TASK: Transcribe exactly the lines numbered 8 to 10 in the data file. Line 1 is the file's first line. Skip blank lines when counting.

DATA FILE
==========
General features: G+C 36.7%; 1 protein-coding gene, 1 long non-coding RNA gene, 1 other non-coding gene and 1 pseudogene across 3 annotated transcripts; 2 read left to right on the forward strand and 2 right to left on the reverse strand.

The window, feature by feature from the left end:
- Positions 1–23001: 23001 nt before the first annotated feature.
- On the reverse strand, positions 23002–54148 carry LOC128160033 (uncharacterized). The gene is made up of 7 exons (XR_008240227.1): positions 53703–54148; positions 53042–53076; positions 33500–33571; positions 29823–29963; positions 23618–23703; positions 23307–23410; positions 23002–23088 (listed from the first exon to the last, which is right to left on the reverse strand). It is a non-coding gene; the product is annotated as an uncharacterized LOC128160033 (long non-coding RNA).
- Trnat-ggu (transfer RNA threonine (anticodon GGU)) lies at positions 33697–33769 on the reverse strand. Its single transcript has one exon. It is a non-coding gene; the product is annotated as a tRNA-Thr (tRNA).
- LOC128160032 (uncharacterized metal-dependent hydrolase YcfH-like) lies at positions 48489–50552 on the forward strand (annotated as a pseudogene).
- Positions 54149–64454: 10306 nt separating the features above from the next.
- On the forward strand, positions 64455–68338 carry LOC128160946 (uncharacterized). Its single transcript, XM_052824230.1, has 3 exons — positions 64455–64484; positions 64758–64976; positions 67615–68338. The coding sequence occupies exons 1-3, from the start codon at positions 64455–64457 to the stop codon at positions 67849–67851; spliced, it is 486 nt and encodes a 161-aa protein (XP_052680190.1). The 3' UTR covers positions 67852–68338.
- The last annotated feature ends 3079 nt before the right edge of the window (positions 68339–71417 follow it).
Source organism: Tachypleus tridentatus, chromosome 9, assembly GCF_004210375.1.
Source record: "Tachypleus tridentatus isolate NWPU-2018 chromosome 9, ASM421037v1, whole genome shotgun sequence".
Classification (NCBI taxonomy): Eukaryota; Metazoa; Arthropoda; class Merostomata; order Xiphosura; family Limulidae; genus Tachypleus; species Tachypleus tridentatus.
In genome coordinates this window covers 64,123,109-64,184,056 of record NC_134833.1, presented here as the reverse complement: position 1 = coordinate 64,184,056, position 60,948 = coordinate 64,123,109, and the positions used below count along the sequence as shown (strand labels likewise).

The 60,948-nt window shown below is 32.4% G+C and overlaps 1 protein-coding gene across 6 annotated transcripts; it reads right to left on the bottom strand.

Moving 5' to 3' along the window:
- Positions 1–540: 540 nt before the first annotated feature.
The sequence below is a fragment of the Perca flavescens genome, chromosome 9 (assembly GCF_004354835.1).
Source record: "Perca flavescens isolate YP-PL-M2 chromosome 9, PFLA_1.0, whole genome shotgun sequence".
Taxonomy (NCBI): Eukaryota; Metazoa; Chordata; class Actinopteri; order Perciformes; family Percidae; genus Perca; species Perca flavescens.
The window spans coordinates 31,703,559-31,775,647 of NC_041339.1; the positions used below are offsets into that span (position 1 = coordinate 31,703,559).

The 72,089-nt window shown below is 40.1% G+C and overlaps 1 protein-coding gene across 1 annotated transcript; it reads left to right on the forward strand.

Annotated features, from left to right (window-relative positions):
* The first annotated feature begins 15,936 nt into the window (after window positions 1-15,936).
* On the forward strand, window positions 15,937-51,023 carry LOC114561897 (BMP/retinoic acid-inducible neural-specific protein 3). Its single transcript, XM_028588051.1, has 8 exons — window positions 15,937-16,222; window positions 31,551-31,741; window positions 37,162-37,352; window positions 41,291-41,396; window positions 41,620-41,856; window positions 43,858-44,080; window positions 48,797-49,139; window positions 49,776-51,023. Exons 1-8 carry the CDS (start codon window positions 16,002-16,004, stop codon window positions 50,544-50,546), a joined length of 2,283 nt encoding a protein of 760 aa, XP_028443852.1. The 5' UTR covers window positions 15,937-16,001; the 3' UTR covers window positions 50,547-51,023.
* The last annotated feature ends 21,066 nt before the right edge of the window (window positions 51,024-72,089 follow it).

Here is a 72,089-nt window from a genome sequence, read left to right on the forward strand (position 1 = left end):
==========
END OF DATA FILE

- On the forward strand, positions 64455–68338 carry LOC128160946 (uncharacterized). Its single transcript, XM_052824230.1, has 3 exons — positions 64455–64484; positions 64758–64976; positions 67615–68338. The coding sequence occupies exons 1-3, from the start codon at positions 64455–64457 to the stop codon at positions 67849–67851; spliced, it is 486 nt and encodes a 161-aa protein (XP_052680190.1). The 3' UTR covers positions 67852–68338.
- The last annotated feature ends 3079 nt before the right edge of the window (positions 68339–71417 follow it).
Source organism: Tachypleus tridentatus, chromosome 9, assembly GCF_004210375.1.